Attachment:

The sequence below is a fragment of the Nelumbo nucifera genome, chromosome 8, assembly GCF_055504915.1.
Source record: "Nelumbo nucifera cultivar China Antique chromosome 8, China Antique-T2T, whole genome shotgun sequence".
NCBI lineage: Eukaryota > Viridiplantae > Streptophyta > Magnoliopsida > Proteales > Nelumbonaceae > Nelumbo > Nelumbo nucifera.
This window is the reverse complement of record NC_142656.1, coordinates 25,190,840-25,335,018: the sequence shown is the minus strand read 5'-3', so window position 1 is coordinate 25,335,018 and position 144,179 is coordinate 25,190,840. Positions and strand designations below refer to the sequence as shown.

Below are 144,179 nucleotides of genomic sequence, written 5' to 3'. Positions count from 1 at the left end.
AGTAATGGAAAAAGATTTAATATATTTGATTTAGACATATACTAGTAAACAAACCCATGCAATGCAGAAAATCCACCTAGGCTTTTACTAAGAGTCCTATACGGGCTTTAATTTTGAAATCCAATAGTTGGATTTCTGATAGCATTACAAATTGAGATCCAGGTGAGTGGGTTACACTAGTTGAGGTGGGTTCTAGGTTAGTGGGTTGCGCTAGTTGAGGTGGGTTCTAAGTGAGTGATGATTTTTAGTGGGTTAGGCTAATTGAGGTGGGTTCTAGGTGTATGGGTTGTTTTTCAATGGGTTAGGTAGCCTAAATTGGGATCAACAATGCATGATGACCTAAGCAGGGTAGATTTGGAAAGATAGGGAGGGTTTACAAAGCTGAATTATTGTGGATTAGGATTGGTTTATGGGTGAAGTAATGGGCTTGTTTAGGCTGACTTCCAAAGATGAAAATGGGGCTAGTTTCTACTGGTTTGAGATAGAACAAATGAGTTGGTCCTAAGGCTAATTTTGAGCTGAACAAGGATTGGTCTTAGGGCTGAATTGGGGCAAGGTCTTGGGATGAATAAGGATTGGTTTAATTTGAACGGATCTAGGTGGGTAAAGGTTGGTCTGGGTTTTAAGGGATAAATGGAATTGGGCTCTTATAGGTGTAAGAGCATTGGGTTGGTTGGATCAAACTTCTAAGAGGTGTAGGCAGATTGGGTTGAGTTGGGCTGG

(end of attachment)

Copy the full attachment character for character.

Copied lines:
The sequence below is a fragment of the Nelumbo nucifera genome, chromosome 8, assembly GCF_055504915.1.
Source record: "Nelumbo nucifera cultivar China Antique chromosome 8, China Antique-T2T, whole genome shotgun sequence".
NCBI lineage: Eukaryota > Viridiplantae > Streptophyta > Magnoliopsida > Proteales > Nelumbonaceae > Nelumbo > Nelumbo nucifera.
This window is the reverse complement of record NC_142656.1, coordinates 25,190,840-25,335,018: the sequence shown is the minus strand read 5'-3', so window position 1 is coordinate 25,335,018 and position 144,179 is coordinate 25,190,840. Positions and strand designations below refer to the sequence as shown.

Below are 144,179 nucleotides of genomic sequence, written 5' to 3'. Positions count from 1 at the left end.
AGTAATGGAAAAAGATTTAATATATTTGATTTAGACATATACTAGTAAACAAACCCATGCAATGCAGAAAATCCACCTAGGCTTTTACTAAGAGTCCTATACGGGCTTTAATTTTGAAATCCAATAGTTGGATTTCTGATAGCATTACAAATTGAGATCCAGGTGAGTGGGTTACACTAGTTGAGGTGGGTTCTAGGTTAGTGGGTTGCGCTAGTTGAGGTGGGTTCTAAGTGAGTGATGATTTTTAGTGGGTTAGGCTAATTGAGGTGGGTTCTAGGTGTATGGGTTGTTTTTCAATGGGTTAGGTAGCCTAAATTGGGATCAACAATGCATGATGACCTAAGCAGGGTAGATTTGGAAAGATAGGGAGGGTTTACAAAGCTGAATTATTGTGGATTAGGATTGGTTTATGGGTGAAGTAATGGGCTTGTTTAGGCTGACTTCCAAAGATGAAAATGGGGCTAGTTTCTACTGGTTTGAGATAGAACAAATGAGTTGGTCCTAAGGCTAATTTTGAGCTGAACAAGGATTGGTCTTAGGGCTGAATTGGGGCAAGGTCTTGGGATGAATAAGGATTGGTTTAATTTGAACGGATCTAGGTGGGTAAAGGTTGGTCTGGGTTTTAAGGGATAAATGGAATTGGGCTCTTATAGGTGTAAGAGCATTGGGTTGGTTGGATCAAACTTCTAAGAGGTGTAGGCAGATTGGGTTGAGTTGGGCTGG